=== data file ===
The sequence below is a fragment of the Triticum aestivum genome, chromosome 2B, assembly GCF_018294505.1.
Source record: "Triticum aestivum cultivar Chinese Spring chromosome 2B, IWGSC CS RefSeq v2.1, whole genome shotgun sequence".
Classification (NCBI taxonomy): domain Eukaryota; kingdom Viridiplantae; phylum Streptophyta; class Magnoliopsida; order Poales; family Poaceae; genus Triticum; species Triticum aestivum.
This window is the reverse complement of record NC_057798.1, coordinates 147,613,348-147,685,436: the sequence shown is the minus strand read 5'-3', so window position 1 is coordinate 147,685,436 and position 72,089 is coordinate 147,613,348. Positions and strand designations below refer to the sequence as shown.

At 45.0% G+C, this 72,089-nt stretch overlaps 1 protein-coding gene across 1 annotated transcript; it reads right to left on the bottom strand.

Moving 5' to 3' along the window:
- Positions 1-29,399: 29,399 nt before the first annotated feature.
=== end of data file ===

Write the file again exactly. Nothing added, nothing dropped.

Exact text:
The sequence below is a fragment of the Triticum aestivum genome, chromosome 2B, assembly GCF_018294505.1.
Source record: "Triticum aestivum cultivar Chinese Spring chromosome 2B, IWGSC CS RefSeq v2.1, whole genome shotgun sequence".
Classification (NCBI taxonomy): domain Eukaryota; kingdom Viridiplantae; phylum Streptophyta; class Magnoliopsida; order Poales; family Poaceae; genus Triticum; species Triticum aestivum.
This window is the reverse complement of record NC_057798.1, coordinates 147,613,348-147,685,436: the sequence shown is the minus strand read 5'-3', so window position 1 is coordinate 147,685,436 and position 72,089 is coordinate 147,613,348. Positions and strand designations below refer to the sequence as shown.

At 45.0% G+C, this 72,089-nt stretch overlaps 1 protein-coding gene across 1 annotated transcript; it reads right to left on the bottom strand.

Moving 5' to 3' along the window:
- Positions 1-29,399: 29,399 nt before the first annotated feature.